holding on to something that isn’t there
Valentine’s Day has come and gone, and, no doubt, some of you are feeling bummed out. Like maybe your boyfriend gave you a pencil for Valentine’s day. Yeah, that happened to me once, too. Jules of Go Jules Go is here to offer a little perspective on love, and she explains — without bitterness — how all the loving we do is worth it in the end. If you aren’t already following Jules, you should. A humorist, known for being downright hilarious, Jules shares another side of herself today. Tweet with Jules at @JulieDavidoski.
• • •
• I Love You, But I’m Not In Love With You •
I was 18 years old when my life began.
One summer day, after the Y2K dust settled, an auburn-haired woman walked into the local book store where I worked. Jenn. The new hire. Nearly half a foot shorter than me, her sundress flapped against ivory legs as she took the new hardcovers to the front of the shop.
We were fast friends, chatting in between placing orders and ringing up customers.
“You were maaaade for retail,” she teased, quoting one of our recent patrons.
I rolled my eyes. I’d taken the full-time job at the book store at 16, the same year I earned my GED. I was taking classes at the local community college, my sights set on screenwriting. Bullied for glasses, braces, a few spare chins and a penchant for white tights, I was eventually home schooled. I sometimes wondered if ‘old soul’ really meant ‘late bloomer.’
Jenn regaled me with sordid tales of her past: Running away from home, men calling in the middle of the night begging for forgiveness, operatic dreams dashed, sex, drugs and rock and roll.
“You need a little fun in your life,” she said one night as we sipped Sangria at a local bar. At 24, she was five years older than me and knew all the places with the most lenient carding policies.
One month before my 19th birthday, Jenn and I took our shoes off in the mud room of her parents’ colonial and walked into the small, outdated kitchen, like we’d done many times before. We were surrounded by blue painted cabinets and faded wallpaper. Despite its age, everything in the house was spotless.
And there he was.
“Nej,” he greeted (“Jen” spelled backwards), his deep voice rumbling with affection.
The figure sitting at the small round table, munching away on carrot and celery sticks, shared Jenn’s fair skin and self-proclaimed ‘large Irish noggin,’ but had much darker brown hair and eyes. Goodbye Justin Timberlake, hello…
“Dan, this is Jules. Jules, Dan.”
Jenn’s twin brother. The apple of her eye. He grinned widely, eyes sparkling.
In addition to sharing physical similarities with his twin, Dan shared Jenn’s intelligence, musical ability and sense of humor. He’d graduated two years earlier with a degree in Psychology, but his true passion was film, giving us plenty in common. He had a serious girlfriend, but she didn’t like his friends, which meant every time I saw him, he was alone.
And suddenly he was everywhere. The next time we met, we talked for over an hour. The third time, he sprung up and gave me a giant bear hug. His solid frame pressed against me, and I lost my breath. I’d never been held like that.
That same night, he stopped me from leaving.
We stood in the laundry room of a friend’s house, chatting for a few minutes about music. When, it was time for me to go, Dan stepped forward to circle my waist with his arms.
“You give good hugs,” I murmured.
He gave a throaty chuckle and squeezed me even more tightly.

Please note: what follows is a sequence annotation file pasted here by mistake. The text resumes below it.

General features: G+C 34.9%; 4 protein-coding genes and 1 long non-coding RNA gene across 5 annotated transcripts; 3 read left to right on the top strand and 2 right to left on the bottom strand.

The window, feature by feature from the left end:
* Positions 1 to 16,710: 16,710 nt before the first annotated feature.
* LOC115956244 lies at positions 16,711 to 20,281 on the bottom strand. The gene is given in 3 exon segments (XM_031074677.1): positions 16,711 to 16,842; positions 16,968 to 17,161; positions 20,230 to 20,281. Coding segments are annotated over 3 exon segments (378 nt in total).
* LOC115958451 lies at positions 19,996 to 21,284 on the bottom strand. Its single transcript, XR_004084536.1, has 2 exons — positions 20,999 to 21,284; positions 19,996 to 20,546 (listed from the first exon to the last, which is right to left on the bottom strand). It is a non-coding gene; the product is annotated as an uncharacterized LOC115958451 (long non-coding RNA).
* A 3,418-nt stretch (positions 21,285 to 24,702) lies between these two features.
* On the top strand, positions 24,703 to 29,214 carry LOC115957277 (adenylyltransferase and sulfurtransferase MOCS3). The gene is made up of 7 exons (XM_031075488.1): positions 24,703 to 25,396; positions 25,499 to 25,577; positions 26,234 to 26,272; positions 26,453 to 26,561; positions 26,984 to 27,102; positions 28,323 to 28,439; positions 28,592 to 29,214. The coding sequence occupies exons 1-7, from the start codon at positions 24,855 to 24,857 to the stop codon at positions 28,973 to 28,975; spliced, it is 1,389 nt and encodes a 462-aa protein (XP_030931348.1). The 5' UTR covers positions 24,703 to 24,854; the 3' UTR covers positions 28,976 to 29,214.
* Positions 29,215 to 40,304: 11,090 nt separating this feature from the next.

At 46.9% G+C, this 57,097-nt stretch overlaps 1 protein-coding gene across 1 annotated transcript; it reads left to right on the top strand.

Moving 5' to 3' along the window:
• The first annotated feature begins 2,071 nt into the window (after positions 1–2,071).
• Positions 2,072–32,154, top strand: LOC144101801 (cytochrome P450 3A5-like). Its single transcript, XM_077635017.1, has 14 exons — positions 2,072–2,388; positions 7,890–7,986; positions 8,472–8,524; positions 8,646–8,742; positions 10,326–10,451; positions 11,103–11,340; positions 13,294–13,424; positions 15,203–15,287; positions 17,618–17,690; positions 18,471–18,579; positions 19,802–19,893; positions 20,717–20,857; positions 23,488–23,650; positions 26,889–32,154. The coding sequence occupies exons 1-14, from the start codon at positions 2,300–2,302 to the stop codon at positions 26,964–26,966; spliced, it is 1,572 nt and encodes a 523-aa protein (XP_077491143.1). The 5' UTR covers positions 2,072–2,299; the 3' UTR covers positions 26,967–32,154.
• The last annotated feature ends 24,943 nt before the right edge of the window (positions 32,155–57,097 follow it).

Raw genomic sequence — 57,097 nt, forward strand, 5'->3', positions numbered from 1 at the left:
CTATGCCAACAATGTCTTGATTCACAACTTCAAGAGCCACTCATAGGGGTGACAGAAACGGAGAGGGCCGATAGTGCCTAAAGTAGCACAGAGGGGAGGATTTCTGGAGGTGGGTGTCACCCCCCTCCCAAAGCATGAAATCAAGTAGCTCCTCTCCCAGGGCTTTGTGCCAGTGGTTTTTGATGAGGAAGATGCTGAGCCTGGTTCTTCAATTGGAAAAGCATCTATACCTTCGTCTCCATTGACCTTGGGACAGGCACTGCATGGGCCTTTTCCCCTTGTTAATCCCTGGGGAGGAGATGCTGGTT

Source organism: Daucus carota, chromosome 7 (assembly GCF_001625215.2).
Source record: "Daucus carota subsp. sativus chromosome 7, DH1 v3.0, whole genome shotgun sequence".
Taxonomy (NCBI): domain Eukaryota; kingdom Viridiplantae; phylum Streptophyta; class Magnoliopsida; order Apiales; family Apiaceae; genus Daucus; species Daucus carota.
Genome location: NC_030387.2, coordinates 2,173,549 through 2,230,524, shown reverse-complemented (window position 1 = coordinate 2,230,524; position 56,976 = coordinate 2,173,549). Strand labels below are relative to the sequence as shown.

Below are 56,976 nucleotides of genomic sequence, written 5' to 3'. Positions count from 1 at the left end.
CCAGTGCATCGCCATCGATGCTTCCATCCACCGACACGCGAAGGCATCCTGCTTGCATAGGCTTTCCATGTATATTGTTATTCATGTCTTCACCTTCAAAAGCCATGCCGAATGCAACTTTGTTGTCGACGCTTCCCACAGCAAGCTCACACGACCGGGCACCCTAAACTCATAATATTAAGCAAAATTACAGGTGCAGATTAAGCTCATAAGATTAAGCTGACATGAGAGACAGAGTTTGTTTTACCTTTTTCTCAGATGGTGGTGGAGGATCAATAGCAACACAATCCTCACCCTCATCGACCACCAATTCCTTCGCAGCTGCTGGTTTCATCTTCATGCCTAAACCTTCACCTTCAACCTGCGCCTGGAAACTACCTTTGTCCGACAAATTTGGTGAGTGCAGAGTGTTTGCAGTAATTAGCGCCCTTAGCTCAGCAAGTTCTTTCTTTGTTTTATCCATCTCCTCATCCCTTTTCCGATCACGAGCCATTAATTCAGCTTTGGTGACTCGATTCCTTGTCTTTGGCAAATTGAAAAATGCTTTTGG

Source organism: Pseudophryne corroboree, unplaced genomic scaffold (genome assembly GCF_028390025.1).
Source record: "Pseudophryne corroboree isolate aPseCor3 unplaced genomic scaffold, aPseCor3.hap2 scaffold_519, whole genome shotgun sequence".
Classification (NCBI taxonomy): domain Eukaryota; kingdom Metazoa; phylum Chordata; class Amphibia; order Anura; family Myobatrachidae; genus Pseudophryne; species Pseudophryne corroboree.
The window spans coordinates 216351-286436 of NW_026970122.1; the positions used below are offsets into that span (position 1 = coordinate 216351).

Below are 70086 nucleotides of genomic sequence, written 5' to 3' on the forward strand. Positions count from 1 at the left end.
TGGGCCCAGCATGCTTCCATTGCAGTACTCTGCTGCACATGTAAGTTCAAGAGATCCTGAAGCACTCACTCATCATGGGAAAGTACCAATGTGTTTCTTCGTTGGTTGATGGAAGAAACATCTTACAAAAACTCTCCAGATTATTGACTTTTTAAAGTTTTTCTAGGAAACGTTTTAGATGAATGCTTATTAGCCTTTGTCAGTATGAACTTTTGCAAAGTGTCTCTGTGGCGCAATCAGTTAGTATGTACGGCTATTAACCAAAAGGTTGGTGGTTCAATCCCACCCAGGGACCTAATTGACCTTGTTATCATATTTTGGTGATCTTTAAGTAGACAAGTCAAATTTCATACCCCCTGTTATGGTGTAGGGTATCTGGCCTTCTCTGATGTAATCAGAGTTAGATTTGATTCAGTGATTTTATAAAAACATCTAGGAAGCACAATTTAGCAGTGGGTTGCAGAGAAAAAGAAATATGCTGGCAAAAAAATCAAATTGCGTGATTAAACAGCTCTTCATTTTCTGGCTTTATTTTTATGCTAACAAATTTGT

Over the following months, the conversations and hugs grew longer. And longer. But he never made a pass, and I was sure I was imagining things.
Finally, I emailed Dan. “I think there’s something between us,” I wrote, heart racing. “You’re completely amazing, and I wish you all the best life has to offer,” I went on. “I’m just afraid -and my ultimate point lies here- that you won’t realize when it’s being offered to you.”
I wrote that on a Thursday.
On Sunday, Dan replied, explaining his lack of response indicated “slight discomfort” because, while he enjoyed my company just as much, it was in “a different way.” He ended by saying he hoped that we could “continue to chill.”
I was devastated. Humiliated. Yet some part of me wasn’t willing to accept his words. I was sure if I waited long enough, and tried hard enough, I’d get the thing I wanted most.
Six months later, standing outside his parents’ house, Dan kissed me.
“I thought it was all in my head,” I breathed.
“It’s not,” he replied, brown eyes blazing. He held me and stared into my eyes, like he always did.
“I tried to figure out if I just wasn’t pretty enough or smart enough or funny enough,” I gushed. The words were out before I could censor them, and I didn’t care.
“That’s ridiculous,” he reassured me.
The following year was speckled with more kisses, a couple of midnight confessions, and an endless series of marathon hugs. He loved me, and said I was one of his best friends, but he was never ready to leave his girlfriend and accept all I was willing to give.
Before I knew it, I was 21 and begging Dan not to leave a party.
And that was the moment.
The moment I decided to let myself fall in love with someone else. Someone I’d known a long time. Someone who, as it turns out, loved me back.
That man is my now husband.
Jenn once told me, when I finally confessed how I felt about her brother, “Your loving Dan has a purpose, if only to make you see how much you deserve in love.”
And she was right. I never would have known how to appreciate all I have now if it wasn’t for all I didn’t have then. I finally realized love was easy. Simple. Happy.
Any time people talk about their most embarrassing moments, I think of that email I sent to Dan, confessing my feelings. I cringe. I blush. I bury my head in my hands.
But part of me loves that girl who didn’t get the guy. Because at least she tried.
Have you ever waited too long for love?
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